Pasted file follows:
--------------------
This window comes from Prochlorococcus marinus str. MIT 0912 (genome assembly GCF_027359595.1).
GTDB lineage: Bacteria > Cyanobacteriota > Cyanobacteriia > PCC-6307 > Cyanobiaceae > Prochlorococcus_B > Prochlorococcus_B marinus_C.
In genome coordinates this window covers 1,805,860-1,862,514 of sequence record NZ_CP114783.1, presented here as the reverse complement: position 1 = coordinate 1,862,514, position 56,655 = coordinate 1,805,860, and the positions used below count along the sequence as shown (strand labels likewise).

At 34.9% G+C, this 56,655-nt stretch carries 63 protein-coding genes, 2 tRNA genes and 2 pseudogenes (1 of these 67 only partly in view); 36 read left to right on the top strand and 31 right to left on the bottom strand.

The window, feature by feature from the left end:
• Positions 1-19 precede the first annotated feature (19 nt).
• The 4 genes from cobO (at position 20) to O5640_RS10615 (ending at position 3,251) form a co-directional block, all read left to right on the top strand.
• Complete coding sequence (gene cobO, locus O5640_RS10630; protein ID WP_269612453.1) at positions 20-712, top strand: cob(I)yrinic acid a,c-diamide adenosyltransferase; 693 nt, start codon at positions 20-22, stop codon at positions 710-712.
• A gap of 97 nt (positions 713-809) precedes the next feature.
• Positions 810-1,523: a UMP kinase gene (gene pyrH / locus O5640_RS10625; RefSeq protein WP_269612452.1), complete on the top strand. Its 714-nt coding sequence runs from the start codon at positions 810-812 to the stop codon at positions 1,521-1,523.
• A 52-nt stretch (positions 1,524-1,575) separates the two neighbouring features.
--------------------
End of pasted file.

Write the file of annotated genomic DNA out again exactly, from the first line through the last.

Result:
This window comes from Prochlorococcus marinus str. MIT 0912 (genome assembly GCF_027359595.1).
GTDB lineage: Bacteria > Cyanobacteriota > Cyanobacteriia > PCC-6307 > Cyanobiaceae > Prochlorococcus_B > Prochlorococcus_B marinus_C.
In genome coordinates this window covers 1,805,860-1,862,514 of sequence record NZ_CP114783.1, presented here as the reverse complement: position 1 = coordinate 1,862,514, position 56,655 = coordinate 1,805,860, and the positions used below count along the sequence as shown (strand labels likewise).

At 34.9% G+C, this 56,655-nt stretch carries 63 protein-coding genes, 2 tRNA genes and 2 pseudogenes (1 of these 67 only partly in view); 36 read left to right on the top strand and 31 right to left on the bottom strand.

The window, feature by feature from the left end:
• Positions 1-19 precede the first annotated feature (19 nt).
• The 4 genes from cobO (at position 20) to O5640_RS10615 (ending at position 3,251) form a co-directional block, all read left to right on the top strand.
• Complete coding sequence (gene cobO, locus O5640_RS10630; protein ID WP_269612453.1) at positions 20-712, top strand: cob(I)yrinic acid a,c-diamide adenosyltransferase; 693 nt, start codon at positions 20-22, stop codon at positions 710-712.
• A gap of 97 nt (positions 713-809) precedes the next feature.
• Positions 810-1,523: a UMP kinase gene (gene pyrH / locus O5640_RS10625; RefSeq protein WP_269612452.1), complete on the top strand. Its 714-nt coding sequence runs from the start codon at positions 810-812 to the stop codon at positions 1,521-1,523.
• A 52-nt stretch (positions 1,524-1,575) separates the two neighbouring features.